Elavon began its campaign to supply the merchants it serves with EMV card readers, O’Connor said. In October, it upgraded the software.

A random check of about 10 businesses in Bend on Thursday found managers and employees with a wide range of familiarity with the coming switch to EMV chip cards, from a vague knowledge of EMV to having contacted Elavon about acquiring an EMV card reader. Only Jordan, at The Hub Cyclery, among those contacted, had a working EMV terminal.

Wendy Sexton, of Trivia Antiques and Appraisals, 106 NW Minnesota Ave., said she expects to acquire a terminal soon. .

“I’m not entirely convinced” of any technology’s ability to stem all fraud, she said. “And don’t know that I ever will be.”

According to Elavon, the EMV chip card works in two ways. One, during each purchase it generates a code specific to that transaction. Two, it creates a new three-digit card security code for each transaction. Magnetic-stripe swipe cards carry just one three-digit code, printed on the back, as an added security measure against fraud on all transactions. The EMV cards, however, offer no better protection than magnetic-swipe cards against data theft or fraud during online purchases or those made over the phone, bank representatives said.

Cardholders will have an option to use either a personal identification number, or PIN, or a signature with their new EMV cards, O’Connor said. Small purchases, such as drive-thru food or coffee, will probably require neither a PIN nor a signature, she said.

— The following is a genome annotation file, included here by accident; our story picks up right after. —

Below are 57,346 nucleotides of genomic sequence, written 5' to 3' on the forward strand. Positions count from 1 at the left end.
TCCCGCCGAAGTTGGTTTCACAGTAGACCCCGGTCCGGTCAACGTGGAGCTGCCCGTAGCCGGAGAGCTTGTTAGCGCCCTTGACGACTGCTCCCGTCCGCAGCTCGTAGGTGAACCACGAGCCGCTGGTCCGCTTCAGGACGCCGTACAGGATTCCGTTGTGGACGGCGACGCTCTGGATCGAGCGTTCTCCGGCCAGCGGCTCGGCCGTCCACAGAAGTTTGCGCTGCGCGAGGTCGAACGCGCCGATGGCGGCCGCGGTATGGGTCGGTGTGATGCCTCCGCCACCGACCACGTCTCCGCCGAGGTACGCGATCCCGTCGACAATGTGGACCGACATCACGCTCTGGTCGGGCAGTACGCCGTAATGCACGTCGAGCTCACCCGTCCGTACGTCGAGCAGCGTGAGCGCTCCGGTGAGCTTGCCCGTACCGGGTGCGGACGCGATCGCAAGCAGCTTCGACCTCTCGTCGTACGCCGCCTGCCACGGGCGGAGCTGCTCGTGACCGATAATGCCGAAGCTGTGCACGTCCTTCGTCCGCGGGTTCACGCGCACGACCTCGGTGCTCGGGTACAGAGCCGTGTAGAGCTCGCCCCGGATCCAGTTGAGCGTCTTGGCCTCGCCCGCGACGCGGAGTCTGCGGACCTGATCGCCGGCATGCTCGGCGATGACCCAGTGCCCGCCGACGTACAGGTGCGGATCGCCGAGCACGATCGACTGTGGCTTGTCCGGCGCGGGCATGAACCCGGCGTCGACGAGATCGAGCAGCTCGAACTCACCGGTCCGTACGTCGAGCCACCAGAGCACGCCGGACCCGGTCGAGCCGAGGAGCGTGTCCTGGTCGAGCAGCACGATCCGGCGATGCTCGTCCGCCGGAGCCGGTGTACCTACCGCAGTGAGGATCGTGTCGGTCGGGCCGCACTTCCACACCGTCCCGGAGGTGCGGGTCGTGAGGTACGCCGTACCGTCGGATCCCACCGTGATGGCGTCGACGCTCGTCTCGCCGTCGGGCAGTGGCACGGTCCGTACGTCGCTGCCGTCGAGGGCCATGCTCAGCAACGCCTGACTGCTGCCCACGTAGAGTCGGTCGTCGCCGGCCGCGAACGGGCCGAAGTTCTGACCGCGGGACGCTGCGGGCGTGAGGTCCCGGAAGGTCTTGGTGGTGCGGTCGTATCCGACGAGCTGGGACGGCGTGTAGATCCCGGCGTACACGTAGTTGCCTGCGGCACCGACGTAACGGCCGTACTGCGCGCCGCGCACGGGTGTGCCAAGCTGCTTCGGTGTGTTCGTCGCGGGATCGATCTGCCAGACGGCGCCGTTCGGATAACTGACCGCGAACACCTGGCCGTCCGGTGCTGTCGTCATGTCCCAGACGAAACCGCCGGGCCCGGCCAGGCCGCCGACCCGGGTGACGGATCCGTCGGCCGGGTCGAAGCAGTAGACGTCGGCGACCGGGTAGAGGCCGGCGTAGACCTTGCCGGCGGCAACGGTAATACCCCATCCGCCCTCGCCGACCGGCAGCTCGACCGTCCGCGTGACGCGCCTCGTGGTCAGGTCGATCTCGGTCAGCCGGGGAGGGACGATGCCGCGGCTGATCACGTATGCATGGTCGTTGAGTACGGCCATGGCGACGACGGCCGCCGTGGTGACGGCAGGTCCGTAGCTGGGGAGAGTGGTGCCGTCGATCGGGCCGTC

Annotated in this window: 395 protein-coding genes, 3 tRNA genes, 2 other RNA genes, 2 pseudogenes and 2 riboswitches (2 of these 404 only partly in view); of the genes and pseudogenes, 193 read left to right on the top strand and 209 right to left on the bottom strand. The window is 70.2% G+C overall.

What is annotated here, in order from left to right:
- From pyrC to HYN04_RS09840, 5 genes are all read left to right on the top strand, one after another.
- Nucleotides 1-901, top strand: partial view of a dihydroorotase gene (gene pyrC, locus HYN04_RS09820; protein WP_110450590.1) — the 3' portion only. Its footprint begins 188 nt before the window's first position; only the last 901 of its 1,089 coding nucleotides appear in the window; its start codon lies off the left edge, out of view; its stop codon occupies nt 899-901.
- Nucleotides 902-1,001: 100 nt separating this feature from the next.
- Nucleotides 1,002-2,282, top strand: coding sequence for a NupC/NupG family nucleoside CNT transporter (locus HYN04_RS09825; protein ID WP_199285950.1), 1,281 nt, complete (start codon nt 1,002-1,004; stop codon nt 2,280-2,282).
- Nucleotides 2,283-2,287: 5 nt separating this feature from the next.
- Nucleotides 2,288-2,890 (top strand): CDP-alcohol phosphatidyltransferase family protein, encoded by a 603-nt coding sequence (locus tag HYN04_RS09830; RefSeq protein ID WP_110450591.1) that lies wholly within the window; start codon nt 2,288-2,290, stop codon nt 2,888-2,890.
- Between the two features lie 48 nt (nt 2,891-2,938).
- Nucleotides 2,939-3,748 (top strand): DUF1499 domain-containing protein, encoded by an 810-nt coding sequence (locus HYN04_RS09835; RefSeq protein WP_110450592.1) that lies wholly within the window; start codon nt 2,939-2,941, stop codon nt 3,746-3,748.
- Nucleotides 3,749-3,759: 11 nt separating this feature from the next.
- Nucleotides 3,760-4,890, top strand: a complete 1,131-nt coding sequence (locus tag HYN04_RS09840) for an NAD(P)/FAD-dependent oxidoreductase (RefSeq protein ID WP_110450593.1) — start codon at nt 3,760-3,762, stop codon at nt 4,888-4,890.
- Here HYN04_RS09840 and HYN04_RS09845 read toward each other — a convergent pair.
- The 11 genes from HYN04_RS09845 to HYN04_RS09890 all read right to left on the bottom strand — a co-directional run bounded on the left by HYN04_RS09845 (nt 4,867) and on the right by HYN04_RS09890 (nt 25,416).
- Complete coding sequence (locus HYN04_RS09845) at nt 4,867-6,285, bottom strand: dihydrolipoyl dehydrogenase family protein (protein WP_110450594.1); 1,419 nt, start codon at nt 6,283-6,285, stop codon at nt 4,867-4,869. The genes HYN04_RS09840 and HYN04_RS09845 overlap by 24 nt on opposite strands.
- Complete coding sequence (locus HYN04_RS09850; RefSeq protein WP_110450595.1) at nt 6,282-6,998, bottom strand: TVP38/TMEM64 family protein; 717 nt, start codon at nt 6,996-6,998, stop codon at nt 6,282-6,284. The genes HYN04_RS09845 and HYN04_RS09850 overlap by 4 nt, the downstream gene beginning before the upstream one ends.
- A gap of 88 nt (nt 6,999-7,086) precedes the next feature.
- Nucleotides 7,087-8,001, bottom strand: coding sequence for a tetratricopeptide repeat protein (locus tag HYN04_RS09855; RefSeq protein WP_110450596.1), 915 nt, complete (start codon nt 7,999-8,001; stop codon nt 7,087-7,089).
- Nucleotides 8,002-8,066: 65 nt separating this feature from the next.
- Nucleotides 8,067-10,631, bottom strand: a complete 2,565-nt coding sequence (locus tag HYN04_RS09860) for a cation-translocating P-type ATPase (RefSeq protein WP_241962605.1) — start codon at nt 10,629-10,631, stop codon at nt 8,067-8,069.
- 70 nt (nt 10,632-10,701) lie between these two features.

“It really helps reduce fraud because the card can’t be duplicated,” O’Connor said, “the way a magnetic-stripe card can.”

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GE Planning to Come up With IPO for Credit Card Unit

GE Planning to Come up With IPO for Credit Card Unit

General Electric Co’s credit card unit filed for an initial public offering on Thursday, the first step in the conglomerate’s long-awaited plan to exit retail finance and reduce its dependence on its financing arm.

GE announced plans in November to spin off the North American retail finance business into a publicly traded company, which bankers estimated could be worth roughly $16 billion to $18 billion.

GE will look to raise as much as $3.5 billion from the IPO and seek a valuation of $20 billion to $25 billion for the unit, Bloomberg reported, citing people with knowledge of the matter.

A spokesman for the company declined to comment on the report.

GE has been reducing its reliance on GE Capital, its financing arm, which at one point accounted for almost half of the company’s profit. The unit’s rising funding costs during the 2008 financial crisis nearly sank the entire company.

With the spinout of the retail lending business, GE hopes to focus on its industrial divisions and better compete with rivals such as Honeywell International Inc and United Technologies Corp, which have smaller financing arms.